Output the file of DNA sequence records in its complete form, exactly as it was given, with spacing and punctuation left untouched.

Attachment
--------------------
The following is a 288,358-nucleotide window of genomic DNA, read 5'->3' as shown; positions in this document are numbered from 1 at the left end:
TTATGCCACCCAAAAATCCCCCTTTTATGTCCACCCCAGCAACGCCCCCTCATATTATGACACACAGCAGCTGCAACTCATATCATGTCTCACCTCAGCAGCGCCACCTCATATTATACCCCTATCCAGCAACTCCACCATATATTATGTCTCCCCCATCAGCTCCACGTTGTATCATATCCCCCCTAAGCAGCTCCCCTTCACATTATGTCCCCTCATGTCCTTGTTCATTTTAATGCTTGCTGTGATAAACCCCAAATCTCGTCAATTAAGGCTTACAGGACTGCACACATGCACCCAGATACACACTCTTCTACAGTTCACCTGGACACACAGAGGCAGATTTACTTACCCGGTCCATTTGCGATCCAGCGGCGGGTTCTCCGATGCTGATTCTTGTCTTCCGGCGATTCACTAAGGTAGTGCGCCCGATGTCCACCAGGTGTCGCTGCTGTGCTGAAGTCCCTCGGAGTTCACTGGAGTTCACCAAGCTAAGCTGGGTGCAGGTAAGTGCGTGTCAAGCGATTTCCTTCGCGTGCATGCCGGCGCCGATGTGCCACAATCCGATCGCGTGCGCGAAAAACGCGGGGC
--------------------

The following is a 288,358-nucleotide window of genomic DNA, read 5'->3' as shown; positions in this document are numbered from 1 at the left end:
TTATGCCACCCAAAAATCCCCCTTTTATGTCCACCCCAGCAACGCCCCCTCATATTATGACACACAGCAGCTGCAACTCATATCATGTCTCACCTCAGCAGCGCCACCTCATATTATACCCCTATCCAGCAACTCCACCATATATTATGTCTCCCCCATCAGCTCCACGTTGTATCATATCCCCCCTAAGCAGCTCCCCTTCACATTATGTCCCCTCATGTCCTTGTTCATTTTAATGCTTGCTGTGATAAACCCCAAATCTCGTCAATTAAGGCTTACAGGACTGCACACATGCACCCAGATACACACTCTTCTACAGTTCACCTGGACACACAGAGGCAGATTTACTTACCCGGTCCATTTGCGATCCAGCGGCGGGTTCTCCGATGCTGATTCTTGTCTTCCGGCGATTCACTAAGGTAGTGCGCCCGATGTCCACCAGGTGTCGCTGCTGTGCTGAAGTCCCTCGGAGTTCACTGGAGTTCACCAAGCTAAGCTGGGTGCAGGTAAGTGCGTGTCAAGCGATTTCCTTCGCGTGCATGCCGGCGCCGATGTGCCACAATCCGATCGCGTGCGCGAAAAACGCGGGGC